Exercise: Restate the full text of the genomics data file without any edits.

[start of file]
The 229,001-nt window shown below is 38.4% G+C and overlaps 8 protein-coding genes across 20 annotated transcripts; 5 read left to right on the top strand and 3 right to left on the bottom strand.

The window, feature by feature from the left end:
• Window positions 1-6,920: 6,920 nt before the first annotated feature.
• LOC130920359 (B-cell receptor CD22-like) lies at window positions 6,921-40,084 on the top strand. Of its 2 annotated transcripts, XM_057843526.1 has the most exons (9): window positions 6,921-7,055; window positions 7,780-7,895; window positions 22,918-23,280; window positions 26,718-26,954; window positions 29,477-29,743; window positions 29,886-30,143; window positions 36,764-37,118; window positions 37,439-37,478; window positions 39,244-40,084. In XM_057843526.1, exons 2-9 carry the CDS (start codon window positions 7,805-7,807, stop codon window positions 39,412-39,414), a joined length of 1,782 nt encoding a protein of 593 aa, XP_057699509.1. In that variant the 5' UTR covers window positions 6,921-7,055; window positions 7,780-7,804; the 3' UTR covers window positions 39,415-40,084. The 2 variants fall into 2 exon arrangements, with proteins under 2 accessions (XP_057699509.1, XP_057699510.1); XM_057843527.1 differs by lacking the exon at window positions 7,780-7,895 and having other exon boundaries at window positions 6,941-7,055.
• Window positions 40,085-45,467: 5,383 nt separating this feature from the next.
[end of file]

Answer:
The 229,001-nt window shown below is 38.4% G+C and overlaps 8 protein-coding genes across 20 annotated transcripts; 5 read left to right on the top strand and 3 right to left on the bottom strand.

The window, feature by feature from the left end:
• Window positions 1-6,920: 6,920 nt before the first annotated feature.
• LOC130920359 (B-cell receptor CD22-like) lies at window positions 6,921-40,084 on the top strand. Of its 2 annotated transcripts, XM_057843526.1 has the most exons (9): window positions 6,921-7,055; window positions 7,780-7,895; window positions 22,918-23,280; window positions 26,718-26,954; window positions 29,477-29,743; window positions 29,886-30,143; window positions 36,764-37,118; window positions 37,439-37,478; window positions 39,244-40,084. In XM_057843526.1, exons 2-9 carry the CDS (start codon window positions 7,805-7,807, stop codon window positions 39,412-39,414), a joined length of 1,782 nt encoding a protein of 593 aa, XP_057699509.1. In that variant the 5' UTR covers window positions 6,921-7,055; window positions 7,780-7,804; the 3' UTR covers window positions 39,415-40,084. The 2 variants fall into 2 exon arrangements, with proteins under 2 accessions (XP_057699509.1, XP_057699510.1); XM_057843527.1 differs by lacking the exon at window positions 7,780-7,895 and having other exon boundaries at window positions 6,941-7,055.
• Window positions 40,085-45,467: 5,383 nt separating this feature from the next.